Spanish banks have exhibited resilience in the face of the pandemic, but an uncertain future is leading many to seek mergers.

Spanish banks have proven themselves remarkably resilient at riding out the coronavirus-induced economic storm. The results for 2020 bear out the strength of the banks’ underlying fundamentals. In a year when devastated balance sheets would be reasonably expected, all the major banks reported a profit, albeit down from the previous year’s level.   

“So far, we have not detected any deterioration in the banks’ asset quality,” says Pepa Mori, senior credit officer at Moody’s Investor Service. “In fact, the non-performing (NPL) ratio has been improving over the past year.” She cites the Spanish government’s loan guarantee programme as one of the main reasons banks’ balance sheets have not suffered unduly.

We still have to see the full impact of the coronavirus crisis on Spain’s banks

Elena Iparraguirre, Standard & Poor’s

Another factor that mitigated the effects of the pandemic has been a moratorium on debt repayments, which ended in September 2020. “We cannot rule out a further increase in NPL provisions in the future, in addition to the significant provisioning effort already made in 2020, to cope with a potential deterioration in asset quality,” Ms Mori says. She expects asset quality deterioration to become visible once support measures have expired. 

Tourism and small business hit

Elena Iparraguirre, director of financial institutions at ratings agency Standard & Poor’s, says: “We still have to see the full impact of the coronavirus crisis on Spain’s banks. There are reasons that explain why Spain was hit harder than others. Spain’s economy is largely service-based and tourism accounts for a large share of that sector. We also need to consider the country’s large number of small and medium-sized enterprises (SMEs), which are by nature more vulnerable to crises due to their limited financial resources.” 

Ms Iparraguirre believes Spanish banks are likely to still face high credit losses this year and that 2020 provisions will be enough to fully cover the costs of the crisis. Hence provisions are likely to remain high in 2021.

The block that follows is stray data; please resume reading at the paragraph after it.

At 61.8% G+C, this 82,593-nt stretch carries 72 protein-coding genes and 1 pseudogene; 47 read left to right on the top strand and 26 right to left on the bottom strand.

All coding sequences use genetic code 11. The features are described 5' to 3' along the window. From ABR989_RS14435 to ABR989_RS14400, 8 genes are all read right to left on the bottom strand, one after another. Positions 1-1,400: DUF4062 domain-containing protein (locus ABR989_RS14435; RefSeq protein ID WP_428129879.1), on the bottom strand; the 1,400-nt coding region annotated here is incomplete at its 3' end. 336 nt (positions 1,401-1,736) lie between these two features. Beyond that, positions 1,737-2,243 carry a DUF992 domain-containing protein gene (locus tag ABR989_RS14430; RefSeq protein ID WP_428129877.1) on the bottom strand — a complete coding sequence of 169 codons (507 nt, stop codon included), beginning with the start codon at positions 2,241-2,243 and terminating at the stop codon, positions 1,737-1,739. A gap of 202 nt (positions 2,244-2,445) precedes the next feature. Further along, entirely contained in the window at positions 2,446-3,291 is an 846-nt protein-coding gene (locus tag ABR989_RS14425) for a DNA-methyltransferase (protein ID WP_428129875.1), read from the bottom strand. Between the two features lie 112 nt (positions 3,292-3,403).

The banks’ NPLs stand at 3% of the total loan book, based on the most recent data from the Bank of Spain, the country’s central bank. Revenues remain weak with interest rates at an all-time low, so the major players have been acting on the cost side to tackle downward pressure on top-line revenues. This is expected to continue into 2021. That said, the industry’s overall cost-to-income ratio, at 58%, compares favourably with the EU average of 65%. 

José María Roldán, chairman of the Spanish Banking Association, says it is difficult at this stage to quantify the impact of the pandemic on Spain’s banks. “The Spanish government has taken a number of steps, such as a debt moratorium and loan guarantees, that have helped in great measure to limit potential damage to the banks’ balance sheets,” he says.


Jose Maria Roldan, Spanish Banking Association

“That said, we probably won’t be able to gauge the outcome until the autumn of 2022. For now, the banks have sufficient capital to deal with the situation. One factor working in their favour is that the crisis did not hit in the middle of a real estate bubble, as was the case in 2008,” he adds.

M&A activity on cards

Given the tough operating conditions, the banks have assembled an arsenal of tools to mitigate the crisis. The stronger a bank’s market presence, the better equipped it is to weather the storm. At a time of near-unprecedented uncertainty and concern over future profitability, several banks have embarked on a path of consolidation widely interpreted as a portent of future trends. After previous frustrated attempts, in 2020 Unicaja agreed to buy rival Liberbank in an all-share deal, adding to a flurry of deal-making in Spain’s finance industry. Analysts believe this could represent the tip of an iceberg of merger activity.

“We cannot rule out further mergers in the sector,” says Moody’s Ms Mori. “There are still a few medium-sized banks that could be potential candidates.” This followed closely on the heels of talks between BBVA and Banco Sabadell, which failed to materialise in November because of disagreements over pricing.